To the Editor:
Your recent article “Schools Struggling to Meet Key Goal on Accountability” (Jan. 7, 2009) is a warning shot about the pitfalls of the No Child Left Behind Act’s adequate-yearly-progress requirement. Anyone familiar with basic math and basic laws applied to a human population knows that more direct shots are coming.
Can we really guarantee that schools will reach 100 percent compliance with AYP by 2014? Statistics tells us this is impossible. Could the United States, just by passing a law, reach 100 percent employment by 2014?
What passes for educational reality says that those 54,000 schools currently in compliance are our “good” schools. Educators always knew that a large majority of them would meet AYP because they are schools with a strong local tax base, the best teachers, good home environments, better-than-average facilities, campuses located in safe neighborhoods, and so on. Under the law, we should turn these good schools into superb schools very soon. But what happens to those “bad” schools that have no chance of keeping up with AYP mandates?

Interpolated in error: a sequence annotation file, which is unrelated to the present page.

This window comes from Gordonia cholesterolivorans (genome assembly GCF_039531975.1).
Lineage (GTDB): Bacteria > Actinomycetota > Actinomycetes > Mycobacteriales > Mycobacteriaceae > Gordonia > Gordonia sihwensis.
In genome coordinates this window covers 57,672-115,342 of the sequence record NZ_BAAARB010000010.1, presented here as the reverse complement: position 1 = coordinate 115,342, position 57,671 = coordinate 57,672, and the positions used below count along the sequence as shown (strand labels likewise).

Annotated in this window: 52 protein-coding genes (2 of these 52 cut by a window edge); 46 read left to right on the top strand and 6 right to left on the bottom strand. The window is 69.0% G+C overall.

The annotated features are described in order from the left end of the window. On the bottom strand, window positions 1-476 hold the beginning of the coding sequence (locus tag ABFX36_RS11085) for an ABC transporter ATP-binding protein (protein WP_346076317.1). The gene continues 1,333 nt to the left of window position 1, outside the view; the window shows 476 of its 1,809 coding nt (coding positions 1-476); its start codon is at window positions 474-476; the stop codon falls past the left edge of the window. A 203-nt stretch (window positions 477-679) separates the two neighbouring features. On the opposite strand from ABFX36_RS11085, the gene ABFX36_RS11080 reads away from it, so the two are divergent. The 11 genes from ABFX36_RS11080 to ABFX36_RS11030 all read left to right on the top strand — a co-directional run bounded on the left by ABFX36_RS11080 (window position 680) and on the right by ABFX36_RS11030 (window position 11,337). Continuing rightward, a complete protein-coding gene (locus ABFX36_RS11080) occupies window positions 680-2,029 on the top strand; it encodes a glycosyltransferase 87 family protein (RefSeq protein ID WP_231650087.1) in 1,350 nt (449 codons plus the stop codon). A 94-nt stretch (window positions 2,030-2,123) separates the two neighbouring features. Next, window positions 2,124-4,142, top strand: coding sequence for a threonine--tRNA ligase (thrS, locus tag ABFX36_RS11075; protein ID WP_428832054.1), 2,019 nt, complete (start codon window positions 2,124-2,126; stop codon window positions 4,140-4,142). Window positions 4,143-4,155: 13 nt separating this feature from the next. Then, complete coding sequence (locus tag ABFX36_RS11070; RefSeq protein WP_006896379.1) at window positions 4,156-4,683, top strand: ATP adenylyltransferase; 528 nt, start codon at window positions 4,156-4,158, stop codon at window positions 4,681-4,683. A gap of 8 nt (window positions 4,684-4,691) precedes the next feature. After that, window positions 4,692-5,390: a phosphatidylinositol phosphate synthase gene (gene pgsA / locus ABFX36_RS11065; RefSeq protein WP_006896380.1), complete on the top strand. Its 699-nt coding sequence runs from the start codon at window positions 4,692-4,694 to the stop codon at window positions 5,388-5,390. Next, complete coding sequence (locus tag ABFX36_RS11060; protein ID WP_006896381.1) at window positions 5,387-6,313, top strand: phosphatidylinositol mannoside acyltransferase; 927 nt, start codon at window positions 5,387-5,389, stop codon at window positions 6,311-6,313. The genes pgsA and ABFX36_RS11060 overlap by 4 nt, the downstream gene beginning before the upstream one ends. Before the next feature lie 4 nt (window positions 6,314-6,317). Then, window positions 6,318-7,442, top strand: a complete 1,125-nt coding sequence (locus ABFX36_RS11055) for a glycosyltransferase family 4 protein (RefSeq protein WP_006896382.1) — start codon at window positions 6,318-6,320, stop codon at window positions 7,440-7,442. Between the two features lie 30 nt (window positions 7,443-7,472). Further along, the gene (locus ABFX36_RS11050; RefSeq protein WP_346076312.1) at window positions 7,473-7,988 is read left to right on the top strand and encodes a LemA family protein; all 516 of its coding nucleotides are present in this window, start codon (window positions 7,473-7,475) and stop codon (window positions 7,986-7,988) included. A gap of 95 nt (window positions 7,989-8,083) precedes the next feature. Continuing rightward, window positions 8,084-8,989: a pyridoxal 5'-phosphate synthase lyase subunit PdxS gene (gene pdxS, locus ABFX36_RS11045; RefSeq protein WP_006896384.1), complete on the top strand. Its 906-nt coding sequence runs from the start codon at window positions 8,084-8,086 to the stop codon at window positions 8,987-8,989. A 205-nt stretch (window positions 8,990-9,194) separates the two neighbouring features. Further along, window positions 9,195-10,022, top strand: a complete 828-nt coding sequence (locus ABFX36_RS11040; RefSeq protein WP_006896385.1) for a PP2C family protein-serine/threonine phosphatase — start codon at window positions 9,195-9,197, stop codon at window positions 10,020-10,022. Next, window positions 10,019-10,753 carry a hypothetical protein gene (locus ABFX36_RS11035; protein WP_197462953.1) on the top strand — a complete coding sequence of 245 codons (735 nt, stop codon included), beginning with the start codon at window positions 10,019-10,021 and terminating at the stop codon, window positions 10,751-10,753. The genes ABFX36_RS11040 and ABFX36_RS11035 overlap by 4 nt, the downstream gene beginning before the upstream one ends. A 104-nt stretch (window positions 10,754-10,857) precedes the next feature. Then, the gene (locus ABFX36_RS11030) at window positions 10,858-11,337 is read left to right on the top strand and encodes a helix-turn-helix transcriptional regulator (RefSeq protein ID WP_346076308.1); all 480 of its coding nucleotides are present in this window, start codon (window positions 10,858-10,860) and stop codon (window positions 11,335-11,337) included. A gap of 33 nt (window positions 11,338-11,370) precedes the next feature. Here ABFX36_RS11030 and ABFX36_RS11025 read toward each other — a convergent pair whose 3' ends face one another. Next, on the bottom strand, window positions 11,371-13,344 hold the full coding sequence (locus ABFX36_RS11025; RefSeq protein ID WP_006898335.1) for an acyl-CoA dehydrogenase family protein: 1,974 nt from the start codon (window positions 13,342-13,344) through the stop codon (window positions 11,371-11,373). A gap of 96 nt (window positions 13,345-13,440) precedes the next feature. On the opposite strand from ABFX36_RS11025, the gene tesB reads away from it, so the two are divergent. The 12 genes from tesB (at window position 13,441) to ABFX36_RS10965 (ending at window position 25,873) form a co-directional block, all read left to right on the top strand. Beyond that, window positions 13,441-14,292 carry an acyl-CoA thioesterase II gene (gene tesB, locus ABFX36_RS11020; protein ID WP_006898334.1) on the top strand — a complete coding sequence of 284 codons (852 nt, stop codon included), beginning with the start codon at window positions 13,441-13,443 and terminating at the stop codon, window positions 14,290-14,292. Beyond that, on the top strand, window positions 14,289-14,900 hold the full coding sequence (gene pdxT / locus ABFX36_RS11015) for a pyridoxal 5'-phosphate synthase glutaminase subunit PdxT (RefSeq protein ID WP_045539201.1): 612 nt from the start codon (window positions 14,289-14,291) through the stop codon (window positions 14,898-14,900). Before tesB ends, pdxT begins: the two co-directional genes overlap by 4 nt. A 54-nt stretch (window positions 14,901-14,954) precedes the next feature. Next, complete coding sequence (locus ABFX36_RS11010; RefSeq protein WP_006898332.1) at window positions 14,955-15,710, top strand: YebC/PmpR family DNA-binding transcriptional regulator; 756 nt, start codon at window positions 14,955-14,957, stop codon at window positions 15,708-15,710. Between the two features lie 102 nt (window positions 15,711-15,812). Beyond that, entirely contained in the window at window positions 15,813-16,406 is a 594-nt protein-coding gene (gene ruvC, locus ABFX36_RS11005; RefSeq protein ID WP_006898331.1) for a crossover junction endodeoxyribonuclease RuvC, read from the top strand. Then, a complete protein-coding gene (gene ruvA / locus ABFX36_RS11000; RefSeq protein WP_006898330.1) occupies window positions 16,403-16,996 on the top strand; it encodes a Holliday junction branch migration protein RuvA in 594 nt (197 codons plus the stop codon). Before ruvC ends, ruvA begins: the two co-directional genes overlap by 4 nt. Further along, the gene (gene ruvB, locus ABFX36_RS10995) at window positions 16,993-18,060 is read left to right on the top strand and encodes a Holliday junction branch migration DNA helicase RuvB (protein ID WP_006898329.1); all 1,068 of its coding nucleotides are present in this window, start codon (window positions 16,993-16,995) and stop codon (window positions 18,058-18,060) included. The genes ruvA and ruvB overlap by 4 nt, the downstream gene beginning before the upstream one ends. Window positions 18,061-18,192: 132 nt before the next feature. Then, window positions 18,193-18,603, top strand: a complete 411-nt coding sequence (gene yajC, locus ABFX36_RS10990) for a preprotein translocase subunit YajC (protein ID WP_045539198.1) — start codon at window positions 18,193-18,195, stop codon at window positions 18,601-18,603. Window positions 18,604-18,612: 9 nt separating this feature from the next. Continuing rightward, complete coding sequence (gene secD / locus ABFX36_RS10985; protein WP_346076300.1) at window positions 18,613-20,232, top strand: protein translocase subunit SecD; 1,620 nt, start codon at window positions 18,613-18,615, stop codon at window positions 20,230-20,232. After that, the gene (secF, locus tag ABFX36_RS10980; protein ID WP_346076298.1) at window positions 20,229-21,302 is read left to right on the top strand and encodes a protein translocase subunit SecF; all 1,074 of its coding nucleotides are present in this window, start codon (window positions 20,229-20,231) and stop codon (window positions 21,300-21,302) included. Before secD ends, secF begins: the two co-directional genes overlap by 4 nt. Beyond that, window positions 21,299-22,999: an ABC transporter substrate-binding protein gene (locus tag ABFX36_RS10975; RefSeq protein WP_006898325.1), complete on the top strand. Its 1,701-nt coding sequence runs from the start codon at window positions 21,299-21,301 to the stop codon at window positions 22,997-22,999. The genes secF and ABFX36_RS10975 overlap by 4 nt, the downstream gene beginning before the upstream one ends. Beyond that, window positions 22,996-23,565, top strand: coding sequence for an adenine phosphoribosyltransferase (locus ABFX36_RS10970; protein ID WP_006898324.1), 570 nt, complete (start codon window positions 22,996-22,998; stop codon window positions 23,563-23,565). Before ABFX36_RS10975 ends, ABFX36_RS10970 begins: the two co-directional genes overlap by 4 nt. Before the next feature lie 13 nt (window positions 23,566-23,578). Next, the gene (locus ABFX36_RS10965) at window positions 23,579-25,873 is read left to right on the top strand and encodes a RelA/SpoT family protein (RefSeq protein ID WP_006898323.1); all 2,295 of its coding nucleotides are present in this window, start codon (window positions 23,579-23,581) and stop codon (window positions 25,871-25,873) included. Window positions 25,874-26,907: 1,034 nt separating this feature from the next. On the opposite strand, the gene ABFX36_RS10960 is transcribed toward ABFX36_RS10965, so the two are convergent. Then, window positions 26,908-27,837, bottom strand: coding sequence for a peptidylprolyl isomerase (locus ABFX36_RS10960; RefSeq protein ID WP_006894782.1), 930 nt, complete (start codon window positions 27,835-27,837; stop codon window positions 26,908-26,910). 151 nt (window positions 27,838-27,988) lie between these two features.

I support the fact that No Child Left Behind has engaged schools to rethink, develop, design, and enforce standards that have made them more focused on their curricula. And I believe that children now receive a higher-quality and more consistent K-12 education.
But the dirty little secret about NCLB is now coming out. Universal compliance with “adequate yearly progress” will never happen. It’s a rule with good intentions, but is not practical or feasible when applied to an ever-changing human population and a system with too many outside variables.
Ocean Bay Middle Schools
Myrtle Beach, S.C.
A version of this article appeared in the January 28, 2009 edition of Education Week as NCLB’s Impracticality is Now Hitting Home